Baldwin Brothers Cook with Lasers

Move over Alec, Billy, Stephen and Daniel -- there are some new Baldwin Brothers in town...

The Baldwin Brothers' debut Cooking with Lasers shares much in common with Herbie Hancock's most recent release, Future 2 Future. Both albums are loaded with layers of Fender Rhodes piano work and turntable wizardry and both happen to feature multiple female vocalists. But while Herbie has continued his restless search of all things futuristic by enlisting some of the hottest current DJ’s and adding drum 'n' bass beats, the Baldwin Brothers are content to dig through the past, embracing the decade when Hancock was at the height of his career -- the '70s.

In case you were wondering, the Baldwin Brothers aren't actually made up of the four acting Baldwin siblings. "Baldwin" was a code word that founding members TJ Widner (keyboards) and Jason Hinkle (bass, drums, sampling) used when they were kids. "We used it to mean someone who was in-the-know," says TJ. The duo jammed together through high school then reunited after college with two new members, bassist Jimmy Dear and turntablist JB Royal and put out the Funk Shui EP.

Cooking with Lasers is a surprisingly confident first album. Vocal samples appear on numerous tracks, but they don't overrun the music. Album opener "That's Right" features a sliced-up vocal exchange about the instruments in a band. Underneath the samples Widner lays down a soulful yet restrained melody. The sample reemerges and repeats multiple times but the track doesn't overstay its welcome.

"The Bionic Jam" and "Viva Kneivel" showcase samples from "The Six Million Dollar Man" and a recording of an Evel Kneivel daredevil stunt respectively. "The Bionic Jam" is the most frenetic and contemporary sounding track on the album. Take away the occasional horn blasts and you'd swear it was by the Crystal Method. "Viva Kneivel" showcases JB Royal's skills on the turntables before diving into a moody groove with keyboard lines that dive in from all angles. "Are You There Margaret? It's Me, God" is a sly, cool-jazz take of Judy Blume's coming-of-age novel, while "Funky Junkyard" gives a tip of the hat to "Sanford and Son."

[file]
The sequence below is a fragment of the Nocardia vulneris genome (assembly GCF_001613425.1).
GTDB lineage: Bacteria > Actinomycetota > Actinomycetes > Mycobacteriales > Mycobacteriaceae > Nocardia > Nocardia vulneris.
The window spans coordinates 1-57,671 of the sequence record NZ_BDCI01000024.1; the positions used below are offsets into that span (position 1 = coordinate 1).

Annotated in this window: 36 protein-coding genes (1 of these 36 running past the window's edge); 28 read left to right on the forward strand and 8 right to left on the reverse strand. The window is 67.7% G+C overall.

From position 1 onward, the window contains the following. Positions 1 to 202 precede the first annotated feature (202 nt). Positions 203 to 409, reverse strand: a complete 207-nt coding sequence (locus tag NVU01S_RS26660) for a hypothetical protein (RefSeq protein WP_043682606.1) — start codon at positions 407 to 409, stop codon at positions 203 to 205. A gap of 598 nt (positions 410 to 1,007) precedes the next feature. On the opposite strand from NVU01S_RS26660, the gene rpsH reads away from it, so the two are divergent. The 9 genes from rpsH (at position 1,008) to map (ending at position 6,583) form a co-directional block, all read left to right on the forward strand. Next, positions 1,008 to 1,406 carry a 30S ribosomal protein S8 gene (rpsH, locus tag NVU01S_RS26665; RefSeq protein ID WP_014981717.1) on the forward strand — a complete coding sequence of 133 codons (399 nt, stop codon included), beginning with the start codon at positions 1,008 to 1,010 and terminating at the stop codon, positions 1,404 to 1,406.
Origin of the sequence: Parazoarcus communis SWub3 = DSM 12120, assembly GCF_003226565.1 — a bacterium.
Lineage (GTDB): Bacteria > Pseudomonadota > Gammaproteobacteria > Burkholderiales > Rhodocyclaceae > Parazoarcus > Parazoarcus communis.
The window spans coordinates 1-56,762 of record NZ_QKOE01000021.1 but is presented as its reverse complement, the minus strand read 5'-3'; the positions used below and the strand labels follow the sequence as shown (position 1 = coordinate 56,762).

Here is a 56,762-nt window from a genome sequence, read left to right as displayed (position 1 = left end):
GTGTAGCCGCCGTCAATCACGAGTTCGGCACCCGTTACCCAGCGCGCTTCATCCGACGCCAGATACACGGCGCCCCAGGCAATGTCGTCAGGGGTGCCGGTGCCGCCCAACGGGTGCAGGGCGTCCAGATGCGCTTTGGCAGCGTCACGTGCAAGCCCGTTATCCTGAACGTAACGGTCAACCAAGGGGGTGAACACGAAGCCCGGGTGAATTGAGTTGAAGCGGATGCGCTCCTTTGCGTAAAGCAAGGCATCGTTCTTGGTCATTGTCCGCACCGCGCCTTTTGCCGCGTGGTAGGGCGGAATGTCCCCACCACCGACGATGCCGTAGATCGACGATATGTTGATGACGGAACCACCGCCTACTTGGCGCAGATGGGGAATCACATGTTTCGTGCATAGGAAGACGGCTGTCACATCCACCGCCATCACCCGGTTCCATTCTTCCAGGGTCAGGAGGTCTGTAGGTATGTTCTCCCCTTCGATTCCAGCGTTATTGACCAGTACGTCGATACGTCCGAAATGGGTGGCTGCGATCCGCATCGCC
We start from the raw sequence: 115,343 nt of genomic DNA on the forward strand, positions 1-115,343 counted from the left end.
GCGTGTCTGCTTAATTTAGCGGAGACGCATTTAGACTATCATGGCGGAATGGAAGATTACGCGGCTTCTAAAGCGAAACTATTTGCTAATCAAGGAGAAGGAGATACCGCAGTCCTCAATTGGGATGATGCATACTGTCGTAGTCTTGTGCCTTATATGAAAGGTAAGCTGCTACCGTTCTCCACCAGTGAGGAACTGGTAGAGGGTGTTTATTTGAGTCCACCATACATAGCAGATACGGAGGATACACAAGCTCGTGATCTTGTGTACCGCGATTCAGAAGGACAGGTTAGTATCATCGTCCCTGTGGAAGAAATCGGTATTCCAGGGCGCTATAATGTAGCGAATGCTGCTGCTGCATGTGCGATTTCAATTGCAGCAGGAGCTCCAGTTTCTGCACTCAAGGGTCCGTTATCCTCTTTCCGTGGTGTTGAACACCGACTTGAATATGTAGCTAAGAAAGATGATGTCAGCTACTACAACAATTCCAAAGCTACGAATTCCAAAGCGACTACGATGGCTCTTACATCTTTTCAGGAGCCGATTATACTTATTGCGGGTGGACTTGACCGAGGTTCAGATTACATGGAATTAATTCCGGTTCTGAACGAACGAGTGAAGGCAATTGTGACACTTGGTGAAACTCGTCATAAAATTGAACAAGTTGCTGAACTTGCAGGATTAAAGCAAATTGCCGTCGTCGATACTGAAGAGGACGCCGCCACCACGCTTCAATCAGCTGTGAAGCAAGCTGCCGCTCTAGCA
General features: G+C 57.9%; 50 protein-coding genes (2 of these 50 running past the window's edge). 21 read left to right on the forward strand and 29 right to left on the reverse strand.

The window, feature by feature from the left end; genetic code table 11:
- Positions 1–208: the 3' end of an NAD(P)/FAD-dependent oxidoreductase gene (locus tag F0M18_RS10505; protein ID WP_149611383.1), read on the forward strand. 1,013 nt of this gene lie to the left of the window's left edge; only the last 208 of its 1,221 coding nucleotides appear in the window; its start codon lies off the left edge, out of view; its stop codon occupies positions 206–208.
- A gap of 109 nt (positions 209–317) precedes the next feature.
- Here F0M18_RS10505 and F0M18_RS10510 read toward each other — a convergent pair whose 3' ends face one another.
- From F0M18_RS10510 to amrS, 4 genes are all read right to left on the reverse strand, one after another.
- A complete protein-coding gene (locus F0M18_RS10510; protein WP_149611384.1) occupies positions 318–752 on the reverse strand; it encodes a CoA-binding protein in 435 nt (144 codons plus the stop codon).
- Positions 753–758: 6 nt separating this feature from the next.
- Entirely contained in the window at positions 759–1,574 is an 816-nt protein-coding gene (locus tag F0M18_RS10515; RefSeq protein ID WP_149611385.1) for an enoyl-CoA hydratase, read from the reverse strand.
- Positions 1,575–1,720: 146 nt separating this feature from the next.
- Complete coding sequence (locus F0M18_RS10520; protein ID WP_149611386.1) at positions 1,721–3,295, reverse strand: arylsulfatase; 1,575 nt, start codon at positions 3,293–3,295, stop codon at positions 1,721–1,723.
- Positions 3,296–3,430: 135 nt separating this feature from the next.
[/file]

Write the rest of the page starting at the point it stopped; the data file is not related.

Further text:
Nodding to the future as much as the past, the Brothers also enlist a bevy of babes to inject more flavor into the set. Miho Hatori, of Cibo Matto and Gorillaz fame, breaks into a rap in the jazzy "Dream Girl," Angie Hart, of Frente!, contributes an incredibly fragile, clear-eyed vocal to "Deep Down" and Geri Soriano Lightwood from Supreme Beings of Leisure adds polished soul to the gossamer, twitching "Ether." The Brothers do make room for one guy -- underground hip-hop lyricist Barron Ricks (who's thrown it down with Prince Paul, Cypress Hill and DJ Hurricane) checks in on "Urban Tumbleweed."

The Baldwin Brothers don't write songs in the typical way. Their methodology: first, they go into the studio, turn the tape recorder on, and jam free form. Then they listen to the recording, isolate two or three parts they like, and make that into the melodic core of the song. Re-recording bits as needed, they then feed it all into ACID (loop-based music creation software) where they create their piece's grooves and rhythmic skeleton. Then they add samples and/or jam some more over the top, to imbue the song with color and interest.

It's complicated, but through all these steps, the Brothers capture both the visceral rush of live music and the precision of a studio recording. But the technique is not without one little difficulty: "When we then want to play the song live, we have to relearn it," Jason says, laughing. "Our recording process is so integrated into our writing process that we don't know what we did until we play it all back."

Cooking with Lasers Contest:
Strip the Baldwin Brothers' "Dream Girl" for parts and remix up some Baldwin style yourself.